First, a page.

Large reptiles were successful predators, snapping up fish, mollusks and smaller reptiles.
Ancient sea monsters had more than just sharp teeth and fearsome size on their side. They were able to chase down prey thanks to an even, warm body temperature that kept their muscles humming even in cold water, a new study finds.
Researchers analyzed fossilized teeth of three groups of reptiles that lived from 251 million to 65 million years ago in the Mesozoic era. The chemical makeup of the teeth differed subtly from those of cold-blooded fishes that lived during the same times and places, suggesting the reptiles retained heat like modern tuna and some species of shark (and unlike today’s crocodiles and alligators).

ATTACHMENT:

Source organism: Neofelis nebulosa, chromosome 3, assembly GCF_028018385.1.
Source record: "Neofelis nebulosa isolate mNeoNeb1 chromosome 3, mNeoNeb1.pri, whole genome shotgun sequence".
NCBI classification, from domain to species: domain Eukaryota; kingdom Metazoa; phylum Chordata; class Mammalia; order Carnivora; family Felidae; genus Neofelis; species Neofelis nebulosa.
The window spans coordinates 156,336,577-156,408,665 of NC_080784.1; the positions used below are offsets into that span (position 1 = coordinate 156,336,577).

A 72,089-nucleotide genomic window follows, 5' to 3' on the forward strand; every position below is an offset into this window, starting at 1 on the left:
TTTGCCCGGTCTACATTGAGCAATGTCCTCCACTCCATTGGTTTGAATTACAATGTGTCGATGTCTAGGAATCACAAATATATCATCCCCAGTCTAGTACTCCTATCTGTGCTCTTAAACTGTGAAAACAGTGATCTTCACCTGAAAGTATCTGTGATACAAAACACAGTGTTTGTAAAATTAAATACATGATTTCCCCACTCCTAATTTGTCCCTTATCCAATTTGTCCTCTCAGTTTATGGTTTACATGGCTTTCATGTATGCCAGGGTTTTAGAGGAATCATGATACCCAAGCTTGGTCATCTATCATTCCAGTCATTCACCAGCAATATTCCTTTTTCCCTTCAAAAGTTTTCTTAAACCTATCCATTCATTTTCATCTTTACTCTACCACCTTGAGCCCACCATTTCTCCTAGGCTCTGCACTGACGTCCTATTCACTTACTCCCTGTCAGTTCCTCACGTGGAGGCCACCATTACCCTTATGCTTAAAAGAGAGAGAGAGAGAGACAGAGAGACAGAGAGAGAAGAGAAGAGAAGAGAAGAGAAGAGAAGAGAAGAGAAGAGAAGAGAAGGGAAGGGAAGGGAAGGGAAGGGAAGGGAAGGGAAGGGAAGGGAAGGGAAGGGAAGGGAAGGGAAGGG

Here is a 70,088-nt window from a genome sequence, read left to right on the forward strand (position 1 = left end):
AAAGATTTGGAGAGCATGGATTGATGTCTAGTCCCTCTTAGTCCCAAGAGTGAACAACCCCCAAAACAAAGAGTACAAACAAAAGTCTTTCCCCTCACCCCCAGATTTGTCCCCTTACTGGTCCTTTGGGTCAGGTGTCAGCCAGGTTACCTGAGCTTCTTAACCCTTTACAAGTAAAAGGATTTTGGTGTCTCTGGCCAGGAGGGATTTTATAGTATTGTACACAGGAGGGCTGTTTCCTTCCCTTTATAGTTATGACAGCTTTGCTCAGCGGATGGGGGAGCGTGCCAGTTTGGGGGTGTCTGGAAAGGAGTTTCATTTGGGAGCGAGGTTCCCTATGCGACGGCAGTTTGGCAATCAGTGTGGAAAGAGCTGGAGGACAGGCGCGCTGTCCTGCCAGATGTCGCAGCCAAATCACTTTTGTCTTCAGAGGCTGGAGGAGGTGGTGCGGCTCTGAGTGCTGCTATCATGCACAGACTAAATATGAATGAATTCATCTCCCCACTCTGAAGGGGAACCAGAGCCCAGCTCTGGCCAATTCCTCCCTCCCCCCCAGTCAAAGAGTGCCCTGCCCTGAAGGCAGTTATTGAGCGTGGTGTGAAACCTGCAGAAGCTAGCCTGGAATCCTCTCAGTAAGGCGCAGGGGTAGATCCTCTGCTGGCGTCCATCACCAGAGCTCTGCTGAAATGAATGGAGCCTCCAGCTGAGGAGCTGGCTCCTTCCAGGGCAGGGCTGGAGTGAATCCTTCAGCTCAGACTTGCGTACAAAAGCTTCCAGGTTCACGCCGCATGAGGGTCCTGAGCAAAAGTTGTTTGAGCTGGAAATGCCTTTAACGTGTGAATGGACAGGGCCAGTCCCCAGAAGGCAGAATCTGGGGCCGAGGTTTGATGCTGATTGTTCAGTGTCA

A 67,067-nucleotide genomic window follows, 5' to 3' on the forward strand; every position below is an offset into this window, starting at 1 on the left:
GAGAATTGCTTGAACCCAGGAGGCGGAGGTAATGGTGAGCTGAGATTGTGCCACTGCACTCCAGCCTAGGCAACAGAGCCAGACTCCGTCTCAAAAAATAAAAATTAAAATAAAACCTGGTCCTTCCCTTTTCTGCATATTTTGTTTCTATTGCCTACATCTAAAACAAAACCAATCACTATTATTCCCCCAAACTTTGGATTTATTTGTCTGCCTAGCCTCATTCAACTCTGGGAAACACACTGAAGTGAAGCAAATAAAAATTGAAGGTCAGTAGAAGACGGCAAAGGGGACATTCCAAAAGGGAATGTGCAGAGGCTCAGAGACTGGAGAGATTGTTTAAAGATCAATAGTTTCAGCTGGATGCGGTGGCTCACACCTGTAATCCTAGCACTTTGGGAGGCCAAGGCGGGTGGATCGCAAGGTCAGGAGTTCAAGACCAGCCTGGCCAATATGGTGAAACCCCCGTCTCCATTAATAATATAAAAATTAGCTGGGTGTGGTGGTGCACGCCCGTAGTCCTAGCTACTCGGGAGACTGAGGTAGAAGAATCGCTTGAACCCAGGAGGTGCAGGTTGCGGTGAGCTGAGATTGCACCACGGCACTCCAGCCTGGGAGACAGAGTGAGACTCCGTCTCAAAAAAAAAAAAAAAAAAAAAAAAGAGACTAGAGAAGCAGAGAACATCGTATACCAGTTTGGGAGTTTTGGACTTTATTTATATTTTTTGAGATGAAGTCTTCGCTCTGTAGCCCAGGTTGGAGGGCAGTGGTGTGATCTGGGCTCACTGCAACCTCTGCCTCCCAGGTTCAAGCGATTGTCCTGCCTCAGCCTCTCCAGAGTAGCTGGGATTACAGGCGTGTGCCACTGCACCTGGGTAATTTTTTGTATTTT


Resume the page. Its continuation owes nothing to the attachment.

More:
"The only way to maintain a constant and high body temperature is that the animal is able to produce internal heat by its organs," said study researcher Christophe Lecuyer of the University of Lyon in France. "It was probably very useful for them to dive in deep waters to track prey and also to have access to environments where normal reptiles cannot go."
IN PICTURES: Monsters of the deep
The finding helps explain why these large reptiles – dolphin-shaped icthyosarus, sea lion-like plesiosaurs and elongated mosasaurs – were such successful predators, snapping up fish, mollusks and smaller reptiles. By maintaining a relatively warm body temperature, the biochemical reactions powering their muscles would have operated more efficiently.